If there's one thing that the science fiction of our youth taught us, it's that the future will be almost comedically tough, meaning that lawmen of the future will have to be even tougher just to get the job done.

Just as the 1980s predicted that all futures were most likely dystopian (Unless they were Star Trek), they also brought the idea that the sheriffs of the future would most likely take those "fascist pig" comments to heart and start modeling themselves as leather-wearing, faceless figures with a love for violence and a distaste for personal freedoms. Anti-authoritarian zeitgeist, or something more sinister? Consider the evidence:

Judge Dredd (1977)
Appears in... The comic strip that's appeared in 2000AD, his own series, and the we-only-wish-we-could-forget-it movie.
Would you describe him as personable? Not exactly. Cloned from a former high-ranking official of Mega-City One, Joe Dredd's life is focused on one thing and one thing only: The Law. And if you're unclear on what that may entail, Dredd - or any number of his fellow Judges - will be happy to help teach you. Preferably by arresting you for ignorance and letting you work it out yourself in jail.
Does he have special weapons or vehicles? Oh yes. Primarily, his suped-up ride the Lawmaker, and his multiple-bullet-firing (including heat-seeking and armor-piercing) Lawgiver gun.
What about a fascistic outfit?

Yes. Although we're not sure about the knee-pads.

Plexus Rangers (1983)
Appears in... Howard Chaykin's wonderful American Flagg comic.
Would you describe them as personable? Definitely - Almost all of Chaykin's corporate cops policing the United States while taking orders from the Mars-based Plex HQ are, in their own ways, charming. Corrupt, selfish and lacking in most redeeming values, yes, but definitely charming.
Does he have special weapons or vehicles? Nope. Use of subliminal advertising and robot cops aside, the Plexus Rangers are pretty old-school. There's a talking cat, though. Does that count?
What about a fascistic outfit?



Justice Peace (1986)
Appears in... Various Marvel comics, whenever they need a time-traveling hard-ass from the future.
Would you describe him as personable? Yes - as long as you can prove that you're not a criminal. Coming from the World War VIII-era of Future Earth, Special Agent of the Federal Police Force Peace - regular beat Brooklynopolis - will stop at nothing to get his man. Not even time-travel to make sure that the crime doesn't even happen in the first place.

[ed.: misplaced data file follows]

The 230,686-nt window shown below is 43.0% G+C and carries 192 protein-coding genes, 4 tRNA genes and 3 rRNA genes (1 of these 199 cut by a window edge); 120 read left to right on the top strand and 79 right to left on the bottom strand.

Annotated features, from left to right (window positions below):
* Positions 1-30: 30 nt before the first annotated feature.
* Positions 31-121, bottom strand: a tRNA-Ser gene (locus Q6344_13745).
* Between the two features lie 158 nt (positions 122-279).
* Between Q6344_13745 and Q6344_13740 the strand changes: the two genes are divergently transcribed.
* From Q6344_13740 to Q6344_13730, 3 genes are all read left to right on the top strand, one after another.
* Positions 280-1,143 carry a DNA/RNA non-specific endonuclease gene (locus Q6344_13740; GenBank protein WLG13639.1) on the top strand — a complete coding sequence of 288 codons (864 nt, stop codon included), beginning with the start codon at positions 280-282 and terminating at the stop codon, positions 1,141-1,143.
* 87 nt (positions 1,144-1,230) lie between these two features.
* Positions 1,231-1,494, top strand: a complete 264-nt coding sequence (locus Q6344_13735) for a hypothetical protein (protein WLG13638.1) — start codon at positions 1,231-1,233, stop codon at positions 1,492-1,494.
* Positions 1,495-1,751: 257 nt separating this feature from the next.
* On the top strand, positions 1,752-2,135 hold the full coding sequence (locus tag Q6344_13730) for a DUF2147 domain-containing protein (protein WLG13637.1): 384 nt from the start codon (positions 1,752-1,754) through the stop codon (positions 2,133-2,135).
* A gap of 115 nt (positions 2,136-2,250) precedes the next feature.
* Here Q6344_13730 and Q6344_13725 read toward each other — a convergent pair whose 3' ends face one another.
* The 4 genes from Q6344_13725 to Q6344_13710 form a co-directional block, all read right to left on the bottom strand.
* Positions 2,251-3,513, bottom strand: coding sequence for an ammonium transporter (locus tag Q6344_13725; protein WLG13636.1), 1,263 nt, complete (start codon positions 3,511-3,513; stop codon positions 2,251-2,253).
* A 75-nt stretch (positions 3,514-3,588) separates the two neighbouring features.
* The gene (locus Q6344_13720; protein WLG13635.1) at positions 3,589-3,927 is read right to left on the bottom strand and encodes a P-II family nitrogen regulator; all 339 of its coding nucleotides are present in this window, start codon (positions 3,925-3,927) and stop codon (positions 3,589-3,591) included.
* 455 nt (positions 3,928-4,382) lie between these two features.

Does he have special weapons or vehicles? He's got a time-traveling flying bike called the Hopsikyl. That's got to count for something, right?
What about a fascistic outfit?


Um... No? But then again, it's was mid-1980s Marvel Comics.

Robocop (1987)
Appears in... The eponymous movies, comics and cartoon series.
Would you describe him as personable? If it was backwards day, sure. Poor Alex Murphy may have been gunned down in the course of duty on the streets of Detroit, but OCP - clearly fans of The Six Million Dollar Man - had the technology to rebuild him... except for that whole "personality" thing. But are you surprised, considering the four Directives he had, making decisions for him?
Does he have special weapons or vehicles? His whole body is a special weapon.
What about a fascistic outfit?


Not really. It was more functional than stylish, for one thing...

Marshal Law (1987)
Appears in... The comic book.
Would you describe him as personable? Depending on your taste for schizophrenic, sadistic, war-flashbacking psychopaths, potentially. When he's not the unstoppable, S&M-flavored superhero-killer Law, veteran supersoldier Joe Gilmore is almost an upstanding citizen of the wonderfully-named San Futuro. Problem is, he's normally the unstoppable, S&M-flavored superhero killer.
Does he have special weapons or vehicles? Given to carrying around (and using, of course) guns as big as Kevin O'Neill's imagination could make them, the better question may be "does he have any normal weapons?"...
What about a fascistic outfit?


Almost ridiculously so.

It wasn't all doom and gloom - After all, there were some cuddlier examples of future police forces based in older, more optimistic fantasies of tomorrow - but the storm trooper ideal that dominated more than a decade of SF policing remains a strong one (Consider the non-Tom Cruise cops of Minority Report), even if we're more likely to see robots taking over the world than police officers in mainstream SF these days. Here's hoping that those who try and imagine real futures of law enforcement are a bit more imaginative - and a little less enamored of the idea of living in Mega-City One.